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Former patient recalls lifesaving air ambulance interventions this Road Safety Week

Former patient recalls lifesaving air ambulance interventions this Road Safety Week

Road Safety Week (19 -25 November) plays a crucial role in educating communities and advocating for safer road practices.

Road traffic collisions have been one of the most common type of incidents the Warwickshire & Northamptonshire Air Ambulance (WNAA) has attended over the years, with the lifesaving service’s critical care crew being tasked to over 390 road traffic collisions this year alone.

Within minutes, WNAA’s critical care crews can be on the ground delivering pre-hospital emergency care at road traffic collisions, giving patients the very best chance of survival, patients like Helen.

Helen Nuttall from Loughborough is under no illusion that being attended by WNAA saved her life.


“The doctor and paramedic were able to make decisions and perform procedures that made the difference between me surviving and dying at the roadside. For every morning I get to wake up I say thank you. Words will never be enough to say how grateful I truly am to them for saving my life,” she says.


Helen was riding her Harley Davidson motorcycle in Hinckley when she was involved in a collision with a lorry.

Helen’s bike went under the wheels of the lorry, and she was tossed to the side of the road. She was knocked unconscious immediately and suffered multiple injuries to her head, neck, spine, pelvis, ribs, right leg, and right arm. Both her lungs were punctured, and she suffered a contusion (bruising) of the heart. She was bleeding profusely.

It was vital that her airways were cleared, and her condition stabilised, and the air ambulance crew performed critical care procedures at the roadside to do this.

As Helen’s helmet was still on and her airway partially obstructed, the crew had to work fast to clear it so she could breathe. To reduce blood loss and pain her injuries were splinted and she was given medication at the scene.

Helen was put into an induced coma and her breathing was managed by a ventilator. One of her lungs had partially collapsed so a thoracostomy procedure was performed to remove air that had leaked into her chest cavity.

Because of her head injury, the crew were concerned about the potential of further damage to her brain so managing her respiratory system and anaesthetising her were crucial to her long-term outcome.

Within eight minutes of getting a call out, WNAA arrived at the scene of the accident. The helicopter landed in a field near the industrial estate where Helen had been turning out of the entrance to a motorbike shop when the collision happened.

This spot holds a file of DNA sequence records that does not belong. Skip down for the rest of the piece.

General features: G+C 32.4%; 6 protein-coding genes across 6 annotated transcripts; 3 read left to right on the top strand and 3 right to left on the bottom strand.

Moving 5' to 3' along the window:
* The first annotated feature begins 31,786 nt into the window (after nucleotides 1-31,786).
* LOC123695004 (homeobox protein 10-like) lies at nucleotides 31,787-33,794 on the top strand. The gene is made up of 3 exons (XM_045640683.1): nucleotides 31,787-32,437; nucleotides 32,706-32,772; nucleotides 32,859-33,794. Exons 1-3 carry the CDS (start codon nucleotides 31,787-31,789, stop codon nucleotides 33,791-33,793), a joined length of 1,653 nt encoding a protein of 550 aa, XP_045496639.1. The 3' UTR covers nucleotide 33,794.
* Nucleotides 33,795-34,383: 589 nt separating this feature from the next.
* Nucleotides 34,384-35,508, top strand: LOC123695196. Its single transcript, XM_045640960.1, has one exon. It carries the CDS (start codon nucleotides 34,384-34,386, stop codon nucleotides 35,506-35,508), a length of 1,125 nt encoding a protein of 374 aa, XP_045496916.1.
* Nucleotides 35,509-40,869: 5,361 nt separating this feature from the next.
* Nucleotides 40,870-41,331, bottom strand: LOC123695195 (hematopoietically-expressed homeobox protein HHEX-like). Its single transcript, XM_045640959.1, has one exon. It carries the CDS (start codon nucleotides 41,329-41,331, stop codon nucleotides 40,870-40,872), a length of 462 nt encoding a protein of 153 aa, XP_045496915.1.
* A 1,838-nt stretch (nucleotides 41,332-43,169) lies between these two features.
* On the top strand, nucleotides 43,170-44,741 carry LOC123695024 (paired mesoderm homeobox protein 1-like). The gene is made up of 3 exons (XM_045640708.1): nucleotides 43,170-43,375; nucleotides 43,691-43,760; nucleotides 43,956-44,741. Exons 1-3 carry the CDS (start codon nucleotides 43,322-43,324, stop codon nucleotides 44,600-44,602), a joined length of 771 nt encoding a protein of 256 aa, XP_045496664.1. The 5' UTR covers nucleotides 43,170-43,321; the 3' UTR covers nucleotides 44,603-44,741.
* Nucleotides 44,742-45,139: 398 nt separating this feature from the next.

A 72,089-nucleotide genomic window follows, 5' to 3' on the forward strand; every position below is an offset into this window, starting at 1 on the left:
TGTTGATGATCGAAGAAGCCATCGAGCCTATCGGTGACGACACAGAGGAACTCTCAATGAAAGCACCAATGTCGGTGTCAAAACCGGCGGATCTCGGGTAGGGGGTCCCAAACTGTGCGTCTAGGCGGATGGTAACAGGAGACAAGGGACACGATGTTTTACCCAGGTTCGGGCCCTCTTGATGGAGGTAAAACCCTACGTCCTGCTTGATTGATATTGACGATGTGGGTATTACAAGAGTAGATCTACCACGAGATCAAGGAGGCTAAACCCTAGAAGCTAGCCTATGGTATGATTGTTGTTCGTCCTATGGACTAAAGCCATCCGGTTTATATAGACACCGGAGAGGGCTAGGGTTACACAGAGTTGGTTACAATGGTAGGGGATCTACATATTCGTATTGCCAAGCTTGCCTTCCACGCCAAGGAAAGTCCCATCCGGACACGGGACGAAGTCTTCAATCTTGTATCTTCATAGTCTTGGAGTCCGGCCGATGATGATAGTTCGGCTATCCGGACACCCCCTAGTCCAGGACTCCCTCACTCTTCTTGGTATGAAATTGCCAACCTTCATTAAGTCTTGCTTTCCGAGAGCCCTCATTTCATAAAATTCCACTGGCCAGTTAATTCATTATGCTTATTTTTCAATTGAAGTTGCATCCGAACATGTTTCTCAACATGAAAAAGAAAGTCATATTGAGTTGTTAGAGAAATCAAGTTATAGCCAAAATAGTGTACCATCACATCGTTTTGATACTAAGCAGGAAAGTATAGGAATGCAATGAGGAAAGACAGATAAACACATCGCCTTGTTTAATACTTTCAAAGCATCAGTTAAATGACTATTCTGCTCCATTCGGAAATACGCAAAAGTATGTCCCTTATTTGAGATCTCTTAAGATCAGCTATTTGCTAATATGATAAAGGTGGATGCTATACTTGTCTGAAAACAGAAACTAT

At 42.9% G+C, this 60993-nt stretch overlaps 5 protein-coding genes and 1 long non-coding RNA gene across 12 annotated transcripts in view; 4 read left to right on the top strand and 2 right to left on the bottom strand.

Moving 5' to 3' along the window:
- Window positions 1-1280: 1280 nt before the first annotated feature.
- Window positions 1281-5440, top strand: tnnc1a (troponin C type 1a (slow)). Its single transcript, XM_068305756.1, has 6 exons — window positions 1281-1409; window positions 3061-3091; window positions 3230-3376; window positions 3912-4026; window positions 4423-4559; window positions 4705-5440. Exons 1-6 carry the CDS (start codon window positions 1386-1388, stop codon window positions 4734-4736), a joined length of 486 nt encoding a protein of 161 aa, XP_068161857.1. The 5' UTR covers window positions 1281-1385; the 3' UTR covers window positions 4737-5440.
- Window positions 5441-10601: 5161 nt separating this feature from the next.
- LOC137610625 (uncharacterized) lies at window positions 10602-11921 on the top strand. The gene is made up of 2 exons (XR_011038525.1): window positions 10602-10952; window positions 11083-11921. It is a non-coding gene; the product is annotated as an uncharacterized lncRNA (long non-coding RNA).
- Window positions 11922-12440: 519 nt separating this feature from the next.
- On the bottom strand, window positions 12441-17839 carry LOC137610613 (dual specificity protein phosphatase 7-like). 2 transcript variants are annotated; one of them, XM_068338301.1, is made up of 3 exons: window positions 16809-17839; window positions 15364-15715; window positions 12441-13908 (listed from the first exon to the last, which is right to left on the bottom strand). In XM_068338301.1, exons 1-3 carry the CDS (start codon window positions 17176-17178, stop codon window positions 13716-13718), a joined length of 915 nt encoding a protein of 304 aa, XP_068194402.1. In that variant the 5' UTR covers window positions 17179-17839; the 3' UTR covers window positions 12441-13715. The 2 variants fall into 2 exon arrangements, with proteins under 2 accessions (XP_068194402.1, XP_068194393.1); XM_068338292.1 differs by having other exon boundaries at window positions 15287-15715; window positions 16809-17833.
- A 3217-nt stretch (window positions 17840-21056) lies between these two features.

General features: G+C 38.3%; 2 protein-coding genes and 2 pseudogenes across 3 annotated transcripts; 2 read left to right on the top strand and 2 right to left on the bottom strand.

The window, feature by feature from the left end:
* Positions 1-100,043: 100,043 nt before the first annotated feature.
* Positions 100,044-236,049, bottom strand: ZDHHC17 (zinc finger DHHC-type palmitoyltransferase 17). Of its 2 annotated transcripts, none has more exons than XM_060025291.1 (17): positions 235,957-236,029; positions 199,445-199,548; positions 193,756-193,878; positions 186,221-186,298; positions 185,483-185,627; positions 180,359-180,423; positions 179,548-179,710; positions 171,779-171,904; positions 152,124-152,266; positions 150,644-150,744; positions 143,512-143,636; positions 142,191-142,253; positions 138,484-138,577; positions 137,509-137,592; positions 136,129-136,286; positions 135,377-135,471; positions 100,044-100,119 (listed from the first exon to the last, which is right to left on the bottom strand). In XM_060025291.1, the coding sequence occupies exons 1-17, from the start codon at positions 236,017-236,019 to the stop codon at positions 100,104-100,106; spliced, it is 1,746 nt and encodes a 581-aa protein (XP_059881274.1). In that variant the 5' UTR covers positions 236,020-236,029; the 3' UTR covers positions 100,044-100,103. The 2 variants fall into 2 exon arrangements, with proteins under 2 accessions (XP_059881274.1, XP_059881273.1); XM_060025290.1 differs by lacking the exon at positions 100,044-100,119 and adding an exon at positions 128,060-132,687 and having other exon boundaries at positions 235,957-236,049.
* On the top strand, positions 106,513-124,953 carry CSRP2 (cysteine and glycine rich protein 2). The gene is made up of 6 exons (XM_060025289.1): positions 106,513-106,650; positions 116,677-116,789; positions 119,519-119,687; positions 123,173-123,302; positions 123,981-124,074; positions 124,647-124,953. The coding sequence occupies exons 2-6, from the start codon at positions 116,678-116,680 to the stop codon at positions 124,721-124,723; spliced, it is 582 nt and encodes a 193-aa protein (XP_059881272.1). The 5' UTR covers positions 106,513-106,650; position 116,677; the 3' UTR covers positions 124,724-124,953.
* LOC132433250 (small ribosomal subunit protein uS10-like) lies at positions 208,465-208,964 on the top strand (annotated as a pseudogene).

Due to the seriousness of her condition, it was decided to transport her by road to University Hospital Coventry & Warwickshire – the nearest major trauma centre – so the air ambulance doctor accompanied her in a land ambulance.

On arrival, the doctor did a hand over to a full trauma team in the A&E department.

Helen’s life was hanging in the balance. She was put on a life support machine and spent five weeks in a coma.

During this time, she underwent two major operations which saved her right leg and right arm.

Once she regained consciousness, Helen was in hospital for four months. She endured intense physiotherapy sessions which started in bed and when she could bear weight on her leg she had to learn to walk again.

“I had to relearn to do all the things I had taken for granted from using a knife and fork to washing and dressing myself,” she says.

When she left hospital in a wheelchair Helen was told that it would take her two years to be able to work and drive.

Since her incident, which happened in October 2018, Helen has gone back to work, and lives every day to the fullest.

“Every day I get to wake up and enjoy the world, I celebrate,” says Helen.

“I’ve been learning to walk again since my accident, I have had to accept the fact that I’m disabled, but I’m alive and I owe it to all the people who cared for and treated me,” she adds.

Her biggest love in the world is still Harley Davidson Motorbikes, she may never ride a motorbike again as her right side is made up of titanium implants, but she still gets to see her favourite machines.

Helen is grateful to everyone who came to her aid, and the support she received since then.

“If anyone thinks the air ambulance is a luxury, I can say it’s a necessity. Without the crew, I would be dead, simple as that. I raised money for the charity never knowing I would need it, you just never know what’s around the corner,” she says.